A goal for most researchers is to strengthen their findings with cross-species research. Only animal studies allow us to investigate the direct effect of external factors on the brain. But of course, we want to know if findings from animal studies also apply to humans and if findings from human peripheral tissue correlate to findings in the rodent brain. Therefore, in collaboration with the biopsychology lab, we investigated the Morc1 methylation of buccal cells in healthy human adults. Interestingly, we found a significant positive correlation between Morc1 hypermethylation and depressive symptoms. Moreover, we were able to support the already reported connection between early life stress and Morc1 hypomethylation. This finding strengthens the involvement of Morc1 in early life stress and depression. It further reinforces the importance of ongoing animal studies in the role of Morc1 which Anna is carrying out in her Ph.D. thesis. Stay tuned for new breakthroughs in Morc1 as a possible biomarker for depression on our page!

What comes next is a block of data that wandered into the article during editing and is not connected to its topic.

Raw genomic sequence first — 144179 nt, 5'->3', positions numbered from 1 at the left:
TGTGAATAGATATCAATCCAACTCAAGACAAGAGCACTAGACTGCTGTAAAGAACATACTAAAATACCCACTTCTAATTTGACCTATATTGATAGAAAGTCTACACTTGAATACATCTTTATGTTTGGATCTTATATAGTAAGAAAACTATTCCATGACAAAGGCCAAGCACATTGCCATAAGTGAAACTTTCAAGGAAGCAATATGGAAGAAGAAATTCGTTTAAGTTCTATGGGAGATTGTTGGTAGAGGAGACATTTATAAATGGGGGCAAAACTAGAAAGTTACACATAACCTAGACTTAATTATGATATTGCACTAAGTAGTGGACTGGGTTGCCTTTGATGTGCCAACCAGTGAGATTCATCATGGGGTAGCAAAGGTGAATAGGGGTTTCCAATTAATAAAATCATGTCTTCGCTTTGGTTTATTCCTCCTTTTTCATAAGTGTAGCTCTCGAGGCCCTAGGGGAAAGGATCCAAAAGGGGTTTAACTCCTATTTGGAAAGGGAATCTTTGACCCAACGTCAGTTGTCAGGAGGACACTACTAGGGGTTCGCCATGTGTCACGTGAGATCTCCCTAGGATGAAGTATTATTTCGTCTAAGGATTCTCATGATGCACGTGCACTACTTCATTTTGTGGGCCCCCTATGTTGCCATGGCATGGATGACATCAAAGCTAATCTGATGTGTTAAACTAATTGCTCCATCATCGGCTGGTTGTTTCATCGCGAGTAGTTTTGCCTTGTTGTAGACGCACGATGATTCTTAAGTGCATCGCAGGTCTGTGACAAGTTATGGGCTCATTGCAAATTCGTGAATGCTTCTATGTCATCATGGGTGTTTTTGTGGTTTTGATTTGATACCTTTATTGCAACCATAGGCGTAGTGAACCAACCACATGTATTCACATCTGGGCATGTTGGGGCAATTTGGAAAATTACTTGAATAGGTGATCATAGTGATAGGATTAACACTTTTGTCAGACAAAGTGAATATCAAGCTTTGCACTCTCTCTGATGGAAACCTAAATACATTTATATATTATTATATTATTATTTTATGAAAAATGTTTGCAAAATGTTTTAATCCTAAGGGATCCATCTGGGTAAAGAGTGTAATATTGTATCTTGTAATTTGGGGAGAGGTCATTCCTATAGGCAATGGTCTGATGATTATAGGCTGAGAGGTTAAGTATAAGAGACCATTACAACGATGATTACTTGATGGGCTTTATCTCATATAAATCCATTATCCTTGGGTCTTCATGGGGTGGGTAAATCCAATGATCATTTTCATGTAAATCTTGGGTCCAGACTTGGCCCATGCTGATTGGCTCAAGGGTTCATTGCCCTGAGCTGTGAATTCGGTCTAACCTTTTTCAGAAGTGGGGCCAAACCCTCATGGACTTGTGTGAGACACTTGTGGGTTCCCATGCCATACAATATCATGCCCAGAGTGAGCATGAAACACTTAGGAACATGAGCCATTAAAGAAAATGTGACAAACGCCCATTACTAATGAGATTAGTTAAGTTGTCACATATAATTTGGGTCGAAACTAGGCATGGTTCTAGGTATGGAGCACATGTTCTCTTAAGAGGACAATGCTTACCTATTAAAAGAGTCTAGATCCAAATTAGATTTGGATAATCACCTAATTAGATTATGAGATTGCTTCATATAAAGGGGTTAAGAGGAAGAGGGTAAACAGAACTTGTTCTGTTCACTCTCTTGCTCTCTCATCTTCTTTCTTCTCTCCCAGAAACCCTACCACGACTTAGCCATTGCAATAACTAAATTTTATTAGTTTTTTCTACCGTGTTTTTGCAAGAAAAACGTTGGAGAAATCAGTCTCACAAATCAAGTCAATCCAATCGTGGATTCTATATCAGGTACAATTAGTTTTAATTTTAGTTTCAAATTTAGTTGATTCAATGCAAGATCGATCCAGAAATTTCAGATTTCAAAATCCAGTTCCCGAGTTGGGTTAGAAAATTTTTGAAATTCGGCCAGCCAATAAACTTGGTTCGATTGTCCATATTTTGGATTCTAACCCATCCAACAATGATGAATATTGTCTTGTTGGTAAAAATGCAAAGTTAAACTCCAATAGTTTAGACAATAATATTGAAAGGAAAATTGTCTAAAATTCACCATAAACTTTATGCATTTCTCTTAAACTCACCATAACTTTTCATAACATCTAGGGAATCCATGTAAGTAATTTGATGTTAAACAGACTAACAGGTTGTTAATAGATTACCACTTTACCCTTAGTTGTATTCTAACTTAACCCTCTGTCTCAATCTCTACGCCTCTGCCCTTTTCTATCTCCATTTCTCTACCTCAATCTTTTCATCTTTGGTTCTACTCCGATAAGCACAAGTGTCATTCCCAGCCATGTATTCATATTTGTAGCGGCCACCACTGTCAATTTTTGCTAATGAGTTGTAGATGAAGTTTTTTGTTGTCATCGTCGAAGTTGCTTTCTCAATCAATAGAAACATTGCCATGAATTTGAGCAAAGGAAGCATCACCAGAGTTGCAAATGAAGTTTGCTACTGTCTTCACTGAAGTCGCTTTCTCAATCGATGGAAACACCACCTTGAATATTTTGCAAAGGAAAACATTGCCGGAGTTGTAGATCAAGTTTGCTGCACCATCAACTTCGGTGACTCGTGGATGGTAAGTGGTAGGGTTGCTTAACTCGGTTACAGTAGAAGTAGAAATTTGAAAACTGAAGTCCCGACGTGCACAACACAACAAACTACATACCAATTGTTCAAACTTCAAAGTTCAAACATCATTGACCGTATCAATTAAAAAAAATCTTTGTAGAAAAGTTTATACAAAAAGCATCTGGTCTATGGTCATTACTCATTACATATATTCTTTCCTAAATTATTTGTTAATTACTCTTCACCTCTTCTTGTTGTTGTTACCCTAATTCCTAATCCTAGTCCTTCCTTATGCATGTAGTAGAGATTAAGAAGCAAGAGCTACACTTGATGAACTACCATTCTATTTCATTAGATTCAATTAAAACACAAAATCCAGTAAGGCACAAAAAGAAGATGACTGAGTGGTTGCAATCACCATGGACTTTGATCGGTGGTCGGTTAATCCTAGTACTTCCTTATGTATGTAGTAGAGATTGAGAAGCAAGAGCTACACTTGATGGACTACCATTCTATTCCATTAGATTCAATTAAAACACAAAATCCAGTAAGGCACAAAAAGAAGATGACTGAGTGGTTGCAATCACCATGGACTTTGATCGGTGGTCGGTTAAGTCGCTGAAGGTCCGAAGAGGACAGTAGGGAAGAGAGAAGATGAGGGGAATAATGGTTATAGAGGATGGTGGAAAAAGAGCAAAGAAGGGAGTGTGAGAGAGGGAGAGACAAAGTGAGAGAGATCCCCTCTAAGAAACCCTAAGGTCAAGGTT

Check out Annas and Nadjas article Methylation of MORC1: A possible biomarker for depression? published in the Journal of Psychiatric Research here!